Video series featuring U-M experts puts Ebola outbreak in perspective

October 7, 2014
Contact: Laurel Thomas ltgnagey@umich.edu

ANN ARBOR—Now that Ebola has made its way to the United States and health officials are beginning to predict its global spread, University of Michigan School of Public Health experts discuss the disease in a series of videos that address how it is transmitted, the likelihood of spread in this country, its severity, and questions about vaccines, quarantine and isolation.

How contagious is Ebola? U-M School of Public Health researchers say Ebola is not as contagious as one might think. You can’t get it sitting next to someone on a bus, says Betsy Foxman, professor of epidemiology. It is spread through direct contact with bodily fluids in what Mark Wilson, professor of epidemiology, calls “unnatural circumstances.”

Could Ebola become more dangerous? In this video, researchers explain how a virus mutates, and what could happen if Ebola changes in how it is transmitted. “Most of the mutations have no effect or can even make the virus nonfunctional, but very occasionally, some mutations may change the way the virus behaves,” says Marisa Eisenberg, assistant professor of epidemiology.

How deadly is Ebola? While the number of people who die from Ebola has been high in some parts of the world, there are good techniques to contain the disease and to treat those who contract it. The key is access to early supportive care. “Ebola is a term that many people are frightened of when they hear it, but it’s actually been a disease we’ve known about for a number of decades,” says Dr. Eden Wells, an assistant professor of epidemiology.

Why is the current Ebola outbreak so severe? “One clear difference is that this is in urban areas, so, much higher density, requiring much more sophisticated infrastructure,” says Joseph Eisenberg, professor of epidemiology. And that essential public health infrastructure is not in place in countries that have experienced severe, sustained civil wars, as most of those impacted by the disease have, says Matthew Boulton, professor of epidemiology and senior associate dean for Global Public Health.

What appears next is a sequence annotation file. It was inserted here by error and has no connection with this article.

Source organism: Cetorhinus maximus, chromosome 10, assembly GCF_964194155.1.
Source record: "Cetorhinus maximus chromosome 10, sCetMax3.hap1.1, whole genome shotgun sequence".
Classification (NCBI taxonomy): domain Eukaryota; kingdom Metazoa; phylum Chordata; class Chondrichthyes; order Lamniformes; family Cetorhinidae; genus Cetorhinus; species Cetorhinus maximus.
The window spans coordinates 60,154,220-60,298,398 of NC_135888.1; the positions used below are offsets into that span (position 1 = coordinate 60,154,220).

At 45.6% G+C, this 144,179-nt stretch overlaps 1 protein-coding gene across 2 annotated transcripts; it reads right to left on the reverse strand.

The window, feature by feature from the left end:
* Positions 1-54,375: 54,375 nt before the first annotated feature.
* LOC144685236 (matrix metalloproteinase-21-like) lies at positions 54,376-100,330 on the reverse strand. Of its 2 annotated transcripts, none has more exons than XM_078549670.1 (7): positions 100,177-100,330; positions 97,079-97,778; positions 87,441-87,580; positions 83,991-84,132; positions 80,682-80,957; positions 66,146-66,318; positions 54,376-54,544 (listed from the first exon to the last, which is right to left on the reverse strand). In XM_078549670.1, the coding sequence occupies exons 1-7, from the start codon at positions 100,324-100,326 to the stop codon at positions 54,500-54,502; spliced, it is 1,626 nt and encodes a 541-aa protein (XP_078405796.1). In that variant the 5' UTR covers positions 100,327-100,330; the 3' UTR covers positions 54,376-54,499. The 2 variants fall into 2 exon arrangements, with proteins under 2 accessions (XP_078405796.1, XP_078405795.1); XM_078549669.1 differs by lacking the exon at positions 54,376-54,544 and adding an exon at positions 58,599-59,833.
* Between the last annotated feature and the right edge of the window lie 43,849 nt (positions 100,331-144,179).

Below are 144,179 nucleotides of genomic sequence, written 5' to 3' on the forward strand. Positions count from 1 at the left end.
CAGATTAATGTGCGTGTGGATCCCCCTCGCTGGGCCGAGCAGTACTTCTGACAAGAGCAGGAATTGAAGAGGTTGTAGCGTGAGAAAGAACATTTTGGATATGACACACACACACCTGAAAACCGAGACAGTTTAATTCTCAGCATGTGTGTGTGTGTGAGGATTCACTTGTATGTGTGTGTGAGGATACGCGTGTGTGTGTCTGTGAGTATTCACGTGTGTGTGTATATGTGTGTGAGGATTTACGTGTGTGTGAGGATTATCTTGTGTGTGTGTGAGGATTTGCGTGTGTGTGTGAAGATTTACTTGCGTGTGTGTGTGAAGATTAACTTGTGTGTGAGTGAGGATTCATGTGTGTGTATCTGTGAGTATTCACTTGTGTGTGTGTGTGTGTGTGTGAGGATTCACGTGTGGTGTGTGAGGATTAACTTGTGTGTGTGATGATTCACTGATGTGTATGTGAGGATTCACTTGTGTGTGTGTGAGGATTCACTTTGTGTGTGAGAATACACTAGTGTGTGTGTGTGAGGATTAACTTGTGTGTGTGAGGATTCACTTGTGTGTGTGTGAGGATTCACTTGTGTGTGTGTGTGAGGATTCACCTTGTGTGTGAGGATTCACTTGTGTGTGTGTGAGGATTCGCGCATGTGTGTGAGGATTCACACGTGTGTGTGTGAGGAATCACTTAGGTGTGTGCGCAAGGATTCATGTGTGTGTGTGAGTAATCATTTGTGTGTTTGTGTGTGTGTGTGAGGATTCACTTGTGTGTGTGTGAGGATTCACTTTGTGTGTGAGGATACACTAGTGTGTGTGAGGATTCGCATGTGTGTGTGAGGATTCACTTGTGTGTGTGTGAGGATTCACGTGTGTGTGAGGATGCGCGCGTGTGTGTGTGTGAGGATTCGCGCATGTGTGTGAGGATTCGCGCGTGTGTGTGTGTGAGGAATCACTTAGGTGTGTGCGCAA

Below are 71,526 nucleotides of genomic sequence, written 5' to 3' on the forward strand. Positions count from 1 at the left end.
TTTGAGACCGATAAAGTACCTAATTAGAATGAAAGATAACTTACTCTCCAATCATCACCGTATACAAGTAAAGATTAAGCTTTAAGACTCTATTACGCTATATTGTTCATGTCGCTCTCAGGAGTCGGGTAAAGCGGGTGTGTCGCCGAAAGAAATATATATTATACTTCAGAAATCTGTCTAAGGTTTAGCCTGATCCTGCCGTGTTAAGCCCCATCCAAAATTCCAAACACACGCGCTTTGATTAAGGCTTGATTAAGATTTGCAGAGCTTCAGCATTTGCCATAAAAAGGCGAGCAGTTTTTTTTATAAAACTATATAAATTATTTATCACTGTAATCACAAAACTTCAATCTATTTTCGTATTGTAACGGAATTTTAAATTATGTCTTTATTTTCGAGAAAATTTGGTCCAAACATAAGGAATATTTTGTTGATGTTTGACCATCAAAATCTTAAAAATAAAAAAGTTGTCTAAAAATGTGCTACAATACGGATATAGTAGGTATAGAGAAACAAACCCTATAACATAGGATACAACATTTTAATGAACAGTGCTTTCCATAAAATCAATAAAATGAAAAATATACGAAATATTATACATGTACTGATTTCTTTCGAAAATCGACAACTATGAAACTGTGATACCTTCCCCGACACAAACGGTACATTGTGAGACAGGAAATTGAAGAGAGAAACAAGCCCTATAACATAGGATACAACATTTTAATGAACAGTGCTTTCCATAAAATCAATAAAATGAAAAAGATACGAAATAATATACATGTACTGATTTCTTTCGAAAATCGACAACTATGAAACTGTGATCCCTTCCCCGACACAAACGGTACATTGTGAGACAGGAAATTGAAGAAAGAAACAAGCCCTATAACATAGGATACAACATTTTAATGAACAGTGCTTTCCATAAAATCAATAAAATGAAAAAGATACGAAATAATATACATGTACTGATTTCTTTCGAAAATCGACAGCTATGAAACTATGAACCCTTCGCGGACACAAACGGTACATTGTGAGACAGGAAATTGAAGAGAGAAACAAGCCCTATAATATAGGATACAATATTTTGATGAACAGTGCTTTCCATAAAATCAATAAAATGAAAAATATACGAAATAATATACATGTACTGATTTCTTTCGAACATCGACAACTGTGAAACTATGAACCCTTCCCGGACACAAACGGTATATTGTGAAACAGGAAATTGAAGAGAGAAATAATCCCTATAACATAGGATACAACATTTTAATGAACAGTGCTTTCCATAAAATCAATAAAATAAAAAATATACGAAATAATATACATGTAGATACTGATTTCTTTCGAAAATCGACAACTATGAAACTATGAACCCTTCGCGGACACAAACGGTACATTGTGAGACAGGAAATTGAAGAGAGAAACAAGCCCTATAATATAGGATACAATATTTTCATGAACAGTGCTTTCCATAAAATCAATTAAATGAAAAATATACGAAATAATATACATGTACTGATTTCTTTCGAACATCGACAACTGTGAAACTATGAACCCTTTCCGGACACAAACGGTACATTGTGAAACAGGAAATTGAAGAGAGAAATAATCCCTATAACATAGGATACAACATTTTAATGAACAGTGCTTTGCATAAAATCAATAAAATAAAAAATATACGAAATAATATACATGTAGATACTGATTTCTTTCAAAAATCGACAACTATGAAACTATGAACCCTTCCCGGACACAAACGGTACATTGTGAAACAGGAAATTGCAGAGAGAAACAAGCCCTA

Why don’t we have an Ebola vaccine? Vaccines take a long time to be developed and until now the health community did not think Ebola would spread widely, says Arnold Monto, the Thomas Francis Jr. Collegiate Professor of Epidemiology. Even now, he says treatment should come first.

When do we quarantine or isolate for Ebola? Researchers explain the difference in these two means to protect others from the disease. Peter Jacobson, professor of health management and policy, talks about the balancing act between protecting those who may have been exposed and hindering freedom. The bottom line, says Monto: “We are going to have multiple false alarms, which is the price of being vigilant.”

Experts are available for contact. Their information is listed along the right panel on the Ebola video web page and in the experts link below.

 

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